Yes, it is really that simple, to maximise sales and profit, every change had to be viewed through the prism of continued commonality.
Didn't the NG ship with a (non-optional) AoA comparison and disagree warning? And wasn't the omission of this warning in the Max discovered by Boeing late in development (or after certification)? And didn't they tell the FAA they were going to add it back in with the next update to the display software?

If so, then this has nothing to do with common type endorsements or Rick Ludtke, right?
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Old 16th Dec 2019, 13:41
  #4551 (permalink)  
 
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Since the 737 only used one AoA sensor at a time for each side, there was no way to detect disagreement and display that.
Not true- NG had as standard an AOA disagree light-note-display. But due to a software screwup- the MAX did not. Boeing knew this, but decided it was not a safety item ( still arguing ) and planned to change- update software ' eventually ' ..
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Old 16th Dec 2019, 13:48
  #4552 (permalink)  
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I think we've drifted back into discussion about what MCAS did vs. what it should have done if it were even needed, how the AoA might have failed, etc. It's interesting and since there are plenty of competing views and differing understandings, it can go on for a very long time. (I'm biting my virtual tongue to keep from prolonging the AoA argument.)

However, all of this is based upon an MCAS system that will never fly again, so its really a tech discussion relevant mostly to the two accident flights -- extremely important, obviously, but not really on-point WRT the currently-pressing issues of the effects of the grounding, investigations, the fix and testing, certification etc. on Boeing, customers, crews and pax, and worldwide civil aviation.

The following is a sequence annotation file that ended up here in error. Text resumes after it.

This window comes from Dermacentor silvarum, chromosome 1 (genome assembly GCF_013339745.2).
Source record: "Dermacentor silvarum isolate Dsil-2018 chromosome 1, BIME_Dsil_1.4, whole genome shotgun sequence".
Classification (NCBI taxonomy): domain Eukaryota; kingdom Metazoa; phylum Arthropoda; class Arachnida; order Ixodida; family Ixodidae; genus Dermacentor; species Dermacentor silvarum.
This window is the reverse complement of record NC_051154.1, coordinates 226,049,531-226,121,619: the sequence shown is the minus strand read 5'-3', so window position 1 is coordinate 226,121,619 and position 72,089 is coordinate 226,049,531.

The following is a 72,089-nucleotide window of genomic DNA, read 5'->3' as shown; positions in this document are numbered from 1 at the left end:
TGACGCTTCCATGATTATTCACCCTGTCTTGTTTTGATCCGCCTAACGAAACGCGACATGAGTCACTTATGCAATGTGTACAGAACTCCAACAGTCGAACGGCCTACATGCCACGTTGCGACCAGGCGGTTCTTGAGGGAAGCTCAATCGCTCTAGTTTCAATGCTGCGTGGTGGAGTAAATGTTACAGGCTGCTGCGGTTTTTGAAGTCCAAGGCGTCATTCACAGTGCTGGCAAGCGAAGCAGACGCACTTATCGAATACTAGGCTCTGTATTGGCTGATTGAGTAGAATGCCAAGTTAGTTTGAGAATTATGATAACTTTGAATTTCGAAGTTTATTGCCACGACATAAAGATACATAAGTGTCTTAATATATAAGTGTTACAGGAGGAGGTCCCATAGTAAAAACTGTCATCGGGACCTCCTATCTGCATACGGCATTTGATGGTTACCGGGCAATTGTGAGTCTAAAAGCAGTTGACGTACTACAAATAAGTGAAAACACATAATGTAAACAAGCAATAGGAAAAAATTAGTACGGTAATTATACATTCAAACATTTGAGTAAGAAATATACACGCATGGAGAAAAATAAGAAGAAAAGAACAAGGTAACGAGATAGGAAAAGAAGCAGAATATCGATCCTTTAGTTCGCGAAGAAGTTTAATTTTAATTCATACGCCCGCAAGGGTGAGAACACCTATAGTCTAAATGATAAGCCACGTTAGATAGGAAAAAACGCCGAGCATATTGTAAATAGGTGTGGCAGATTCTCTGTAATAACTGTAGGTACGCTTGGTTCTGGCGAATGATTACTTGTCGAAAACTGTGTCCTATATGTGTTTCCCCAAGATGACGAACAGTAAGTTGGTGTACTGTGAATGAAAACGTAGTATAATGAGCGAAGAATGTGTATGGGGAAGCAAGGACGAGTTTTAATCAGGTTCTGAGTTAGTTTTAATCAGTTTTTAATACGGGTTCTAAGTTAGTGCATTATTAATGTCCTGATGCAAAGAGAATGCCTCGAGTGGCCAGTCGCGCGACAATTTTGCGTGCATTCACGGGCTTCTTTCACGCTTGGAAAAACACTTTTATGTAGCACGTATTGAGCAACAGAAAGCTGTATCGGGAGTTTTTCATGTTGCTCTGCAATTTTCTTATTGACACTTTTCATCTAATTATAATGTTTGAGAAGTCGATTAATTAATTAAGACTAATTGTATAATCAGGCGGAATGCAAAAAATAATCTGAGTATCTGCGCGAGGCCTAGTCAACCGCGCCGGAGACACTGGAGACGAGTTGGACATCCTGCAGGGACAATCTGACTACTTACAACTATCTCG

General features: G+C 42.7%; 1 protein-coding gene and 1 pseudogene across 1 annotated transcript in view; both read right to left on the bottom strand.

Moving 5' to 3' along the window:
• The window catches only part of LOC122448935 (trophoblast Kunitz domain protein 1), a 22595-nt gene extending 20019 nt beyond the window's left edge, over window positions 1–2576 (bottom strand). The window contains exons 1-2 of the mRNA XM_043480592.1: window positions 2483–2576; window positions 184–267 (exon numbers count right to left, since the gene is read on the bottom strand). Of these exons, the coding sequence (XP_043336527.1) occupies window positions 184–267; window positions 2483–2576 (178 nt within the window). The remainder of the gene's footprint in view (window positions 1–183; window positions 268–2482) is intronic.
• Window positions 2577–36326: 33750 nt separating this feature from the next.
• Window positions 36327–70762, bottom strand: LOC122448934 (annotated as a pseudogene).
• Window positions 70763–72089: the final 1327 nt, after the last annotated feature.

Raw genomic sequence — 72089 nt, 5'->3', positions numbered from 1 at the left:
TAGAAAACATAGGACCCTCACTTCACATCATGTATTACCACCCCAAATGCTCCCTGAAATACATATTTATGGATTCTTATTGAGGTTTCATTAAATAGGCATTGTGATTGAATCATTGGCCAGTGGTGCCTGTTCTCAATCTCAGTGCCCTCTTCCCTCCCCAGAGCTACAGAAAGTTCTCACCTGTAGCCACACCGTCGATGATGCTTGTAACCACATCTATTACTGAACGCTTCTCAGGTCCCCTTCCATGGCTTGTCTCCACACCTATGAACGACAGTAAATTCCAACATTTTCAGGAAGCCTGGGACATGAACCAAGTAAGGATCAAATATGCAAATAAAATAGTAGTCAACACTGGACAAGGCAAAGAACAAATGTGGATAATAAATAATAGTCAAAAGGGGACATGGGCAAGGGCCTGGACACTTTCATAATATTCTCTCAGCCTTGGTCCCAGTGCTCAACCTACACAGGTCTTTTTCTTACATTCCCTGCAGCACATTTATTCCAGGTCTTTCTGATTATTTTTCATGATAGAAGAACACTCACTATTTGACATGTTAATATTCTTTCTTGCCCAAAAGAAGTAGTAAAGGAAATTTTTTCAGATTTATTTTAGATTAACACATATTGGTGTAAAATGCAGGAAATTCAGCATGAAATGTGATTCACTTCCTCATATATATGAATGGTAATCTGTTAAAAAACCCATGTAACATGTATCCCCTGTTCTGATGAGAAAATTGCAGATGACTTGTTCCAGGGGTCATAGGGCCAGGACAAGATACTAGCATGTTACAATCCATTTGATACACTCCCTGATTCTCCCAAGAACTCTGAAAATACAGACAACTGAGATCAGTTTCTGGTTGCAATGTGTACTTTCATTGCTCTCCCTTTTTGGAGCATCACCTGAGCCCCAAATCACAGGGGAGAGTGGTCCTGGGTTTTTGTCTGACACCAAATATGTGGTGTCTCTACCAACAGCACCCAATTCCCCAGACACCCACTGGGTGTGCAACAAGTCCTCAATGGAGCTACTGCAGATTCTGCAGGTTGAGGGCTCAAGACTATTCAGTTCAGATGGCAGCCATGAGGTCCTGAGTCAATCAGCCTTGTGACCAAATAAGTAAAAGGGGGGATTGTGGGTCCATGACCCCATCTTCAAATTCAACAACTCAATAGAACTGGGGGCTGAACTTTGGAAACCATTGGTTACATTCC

Boeing stock is approaching 3 million shares traded in a few minutes since the open. Average daily volume is less than 4.5 million.

Last edited by OldnGrounded; 16th Dec 2019 at 14:46.
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Old 16th Dec 2019, 13:51
  #4553 (permalink)  
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Originally Posted by Grebe View Post
Not true- NG had as standard an AOA disagree light-note-display. But due to a software screwup- the MAX did not. Boeing knew this, but decided it was not a safety item ( still arguing ) and planned to change- update software ' eventually ' ..
That's correct. On the MAX the disagree alert was inadvertently linked to the optional AoA indicator.
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Old 16th Dec 2019, 13:52
  #4554 (permalink)  
 
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My MAX FRM says "AOA Disagree Alert (amber) [shows a picture] Indicates the Captain's (left) and First Officer's (right) angle of attack values disagree by more than 10 degrees for more tha 10 continuous seconds." I guess the AOA can't lie, but the manuals can.

However, all of this is based upon an MCAS system that will never fly again...
I am not so sure. For starters, Boeing STILL has not submitted MAX 2.0 for approval. The descriptions of it that they did submit left me with some serious questions, like one activation only (until reset). The original MCAS was supposed to be one activation only (until reset). What is the reset condition? How much has it changed? And the biggest question is, do we trust Boeing to tell us the truth?

Last edited by Takwis; 16th Dec 2019 at 14:11.
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Old 16th Dec 2019, 14:17
  #4555 (permalink)  
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Quote:However, all of this is based upon an MCAS system that will never fly again...
Originally Posted by Takwis View Post